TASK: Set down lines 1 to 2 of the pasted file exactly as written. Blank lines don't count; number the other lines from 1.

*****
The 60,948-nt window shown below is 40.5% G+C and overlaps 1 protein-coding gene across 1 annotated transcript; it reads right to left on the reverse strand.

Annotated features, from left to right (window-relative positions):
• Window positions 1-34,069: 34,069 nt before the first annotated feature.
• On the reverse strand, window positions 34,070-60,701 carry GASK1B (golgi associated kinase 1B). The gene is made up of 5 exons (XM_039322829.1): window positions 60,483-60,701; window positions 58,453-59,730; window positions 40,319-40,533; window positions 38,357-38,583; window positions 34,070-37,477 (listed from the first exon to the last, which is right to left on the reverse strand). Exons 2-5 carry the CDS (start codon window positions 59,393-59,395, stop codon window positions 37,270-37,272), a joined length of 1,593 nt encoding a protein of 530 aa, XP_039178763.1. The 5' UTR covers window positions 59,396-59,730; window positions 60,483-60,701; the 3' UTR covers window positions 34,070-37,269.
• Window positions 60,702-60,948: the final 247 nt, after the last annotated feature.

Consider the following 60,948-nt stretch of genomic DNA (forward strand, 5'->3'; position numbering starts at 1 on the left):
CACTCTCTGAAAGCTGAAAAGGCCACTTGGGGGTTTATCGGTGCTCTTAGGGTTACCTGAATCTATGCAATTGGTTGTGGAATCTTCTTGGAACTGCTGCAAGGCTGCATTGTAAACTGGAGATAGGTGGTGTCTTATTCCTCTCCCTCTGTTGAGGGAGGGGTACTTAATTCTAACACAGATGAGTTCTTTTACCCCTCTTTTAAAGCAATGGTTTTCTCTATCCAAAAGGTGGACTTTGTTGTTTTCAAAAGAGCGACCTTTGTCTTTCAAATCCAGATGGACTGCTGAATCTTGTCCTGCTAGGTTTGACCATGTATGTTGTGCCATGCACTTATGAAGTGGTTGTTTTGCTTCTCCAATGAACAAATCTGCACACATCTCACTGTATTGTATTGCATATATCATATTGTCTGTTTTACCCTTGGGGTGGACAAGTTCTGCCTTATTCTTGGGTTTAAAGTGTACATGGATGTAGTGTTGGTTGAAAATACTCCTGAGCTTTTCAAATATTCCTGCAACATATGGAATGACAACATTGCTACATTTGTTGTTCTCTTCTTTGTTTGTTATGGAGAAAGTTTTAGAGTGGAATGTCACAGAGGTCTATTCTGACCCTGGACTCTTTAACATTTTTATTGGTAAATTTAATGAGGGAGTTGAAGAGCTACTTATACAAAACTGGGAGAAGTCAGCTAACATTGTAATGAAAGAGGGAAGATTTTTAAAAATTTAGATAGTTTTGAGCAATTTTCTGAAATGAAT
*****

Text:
The 60,948-nt window shown below is 40.5% G+C and overlaps 1 protein-coding gene across 1 annotated transcript; it reads right to left on the reverse strand.

Annotated features, from left to right (window-relative positions):